Kyung Soo Choi
- Email: firstname.lastname@example.org
- Office: QNC 4313
- Labs: QNC 1302, QNC 1304
- Office Phone: 519-888-4567 ext. 39320
- Admin Support: Andrew Dale
Kyung Soo Choi received a BS (Hon.) degree in Physics from State University of New York at Stony Brook in 2006. He received his PhD degree in Physics from California Institute of Technology in 2011.
His doctoral thesis was based on experimental quantum optics and completed under the supervision of H. Jeff Kimble. There, he and his colleagues has led a worldwide effort towards scalable quantum networks, including the first experimental realizations of elementary quantum repeater, optical quantum memory, sudden death for entanglement, multipartite “single-photon” entanglement, and multipartite quantum networks with ultracold atomic ensembles.
Subsequently, Choi held an Institute for Quantum Information (IQI) Postdoctoral Fellowship (2011) and an Institute for Quantum Information and Matter (IQIM) Visiting Scientist position (2012-2014) at California Institute of Technology (Caltech). He was a Senior Scientist at the Korea Institute of Science and Technology (KIST) from 2011 until he joined the Department of Physics & Astronomy and the Institute for Quantum Computing (IQC) at the University of Waterloo in 2014.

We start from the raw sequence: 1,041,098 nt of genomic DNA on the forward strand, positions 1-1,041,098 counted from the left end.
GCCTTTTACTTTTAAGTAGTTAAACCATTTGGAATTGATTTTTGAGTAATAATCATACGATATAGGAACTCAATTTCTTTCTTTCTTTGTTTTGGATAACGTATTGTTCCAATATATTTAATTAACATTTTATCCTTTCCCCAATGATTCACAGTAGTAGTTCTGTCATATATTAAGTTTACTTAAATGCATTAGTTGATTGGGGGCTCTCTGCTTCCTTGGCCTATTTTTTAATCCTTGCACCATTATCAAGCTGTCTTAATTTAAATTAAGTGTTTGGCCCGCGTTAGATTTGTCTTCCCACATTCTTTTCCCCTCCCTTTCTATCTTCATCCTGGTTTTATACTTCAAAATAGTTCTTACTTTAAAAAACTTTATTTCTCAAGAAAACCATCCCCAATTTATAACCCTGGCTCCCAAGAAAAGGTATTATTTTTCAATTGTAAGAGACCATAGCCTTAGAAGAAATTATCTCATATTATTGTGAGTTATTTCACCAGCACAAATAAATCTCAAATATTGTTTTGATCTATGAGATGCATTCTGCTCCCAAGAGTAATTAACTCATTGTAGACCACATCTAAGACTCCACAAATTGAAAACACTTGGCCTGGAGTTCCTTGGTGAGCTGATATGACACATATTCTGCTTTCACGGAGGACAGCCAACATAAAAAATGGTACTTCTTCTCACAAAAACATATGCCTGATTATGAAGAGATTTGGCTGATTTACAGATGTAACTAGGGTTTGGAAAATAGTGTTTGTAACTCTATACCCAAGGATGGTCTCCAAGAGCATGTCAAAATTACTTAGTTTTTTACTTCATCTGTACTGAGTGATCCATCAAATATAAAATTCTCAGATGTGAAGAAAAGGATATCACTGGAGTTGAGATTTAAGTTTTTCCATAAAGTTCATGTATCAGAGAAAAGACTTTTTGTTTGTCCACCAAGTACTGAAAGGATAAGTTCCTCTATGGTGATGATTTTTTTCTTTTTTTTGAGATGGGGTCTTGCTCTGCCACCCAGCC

During this period, his team contribute to an emerging research area between nanophotonics and cold atom physics, and pioneered some of the experimental platforms for waveguide Quantum Electrodynamics (QED) with neutral atoms. These work included the early work on nanofiber-based atom-photon quantum interfaces and the band-edge enhanced strong coupling regime for cold atoms localized in one-dimensional (1D) photonic crystal waveguides.
At the University of Waterloo, his research focuses on building exotic quantum systems with strongly interacting atoms and light in the vicinity of nanoscopic structures and with ultracold Rydberg atoms. By applying advanced techniques in cold atom physics and quantum optics, he plans to utilize quantum dynamics at the level of single quanta to manipulate and examine highly entangled states of light and matter, and to build a foundation for new quantum optical materials at ultracold temperature quanta-by-quanta.
- Emergence of non-equilibrium quantum phases from driven dipolar quantum matter (experimental)
- Extreme quantum nonlinear optics with Rydberg polaritons (experimental)
- Strongly coupled light and matter with photonic crystals (experimental)
- Casimir-Polder forces for cold atoms near nanophotonic structures (theory)
- Critical scaling behavior of entanglement for quantum many-body systems (theory)
- Graduate and undergraduate physics classes at the University of Waterloo, 2014-Present
- PhD, Physics, Caltech, 2006-2011
- BS, Physics, Stony Brook, 2002-2006
Awards & honors
- Early Researcher Award, Government of Ontario, 2015-Present
- Hanrim Frontier Scientist, Korean Academy of Science and Technology, 2014 - Present
- Presidential Early Career Award for Scientist and Engineers (PECASE), Republic of Korea, 2012 - Present
- National Research Foundation, Republic of Korea, 2012 - Present
- KIST Institutional Programs, 2012 - 2014
|Assistant Professor||Department of Physics & Astronomy and IQC, University of Waterloo||2014-Present|
|Senior Scientist||Spin Convergence Research Center, KIST||2011-2014|
|Visiting Scientist||IQIM, Caltech||2012-2014|
|Postdoctoral Fellow||IQI, Caltech||2011|